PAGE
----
Missing the forest for the (electronic) trees.


I've written many times before (as have many others) about the perils of constant electronic connection in the workplace. Now legendary professor Henry Mintzberg has published an interesting take on this problem, in the Winter issue of Strategy+Business. Leaving aside the issue of multitasking, Mintzberg points out that information-poor media like email and text messages take away the nuance and subtleties that can only be conveyed in face-to-face conversation. Mintzberg argues that

Managers who believe that they can learn about their department through email — rarely walking down the hall, let alone getting on an airplane — may find themselves in trouble . . . By giving managers the illusion of control, the rapid flow of information through new technologies threatens to rob them of real control. As demands pile up, managing can become more frenetic and superficial.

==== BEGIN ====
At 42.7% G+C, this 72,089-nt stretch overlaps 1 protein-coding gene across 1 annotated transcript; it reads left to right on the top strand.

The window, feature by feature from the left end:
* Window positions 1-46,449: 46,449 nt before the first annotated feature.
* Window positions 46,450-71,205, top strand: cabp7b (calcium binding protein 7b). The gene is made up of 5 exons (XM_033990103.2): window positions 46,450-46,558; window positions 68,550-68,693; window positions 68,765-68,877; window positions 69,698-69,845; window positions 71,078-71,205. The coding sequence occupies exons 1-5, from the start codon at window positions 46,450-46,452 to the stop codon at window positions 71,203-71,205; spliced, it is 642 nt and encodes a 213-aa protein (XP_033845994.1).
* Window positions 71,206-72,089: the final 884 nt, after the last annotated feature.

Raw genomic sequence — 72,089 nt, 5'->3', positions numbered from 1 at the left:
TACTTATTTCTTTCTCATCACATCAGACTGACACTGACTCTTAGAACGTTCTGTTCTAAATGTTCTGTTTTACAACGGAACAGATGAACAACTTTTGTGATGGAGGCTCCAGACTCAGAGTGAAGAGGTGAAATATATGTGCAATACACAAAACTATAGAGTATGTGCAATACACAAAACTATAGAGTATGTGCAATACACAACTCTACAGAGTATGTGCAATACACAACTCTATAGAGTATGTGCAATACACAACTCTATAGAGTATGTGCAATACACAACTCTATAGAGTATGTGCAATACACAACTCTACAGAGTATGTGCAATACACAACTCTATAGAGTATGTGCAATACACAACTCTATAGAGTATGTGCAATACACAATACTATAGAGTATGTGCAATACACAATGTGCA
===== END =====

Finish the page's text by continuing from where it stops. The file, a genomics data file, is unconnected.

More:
Recently I've seen companies with processes that aren't functioning particularly well. The problem, however, isn't necessarily that the process is poorly designed or broken. Rather, the breakdowns occur during handoffs that are communicated exclusively through email or some other electronic medium. Sometimes, one party lacks perfect understanding of the process. Another time, a simple request via email is interpreted as a peremptory demand, triggering intransigence or foot-dragging. Both situations cause a process to bog down, with finger pointing and blame the ultimate result.

The demands on your time -- and your managers' time -- are formidable. Email is a necessary and valuable communications tool. But it isn't, and shouldn't be, the only tool in your armamentarium. Otherwise, as Mintzberg says, "you'll gather the facts, but you may miss the meaning."

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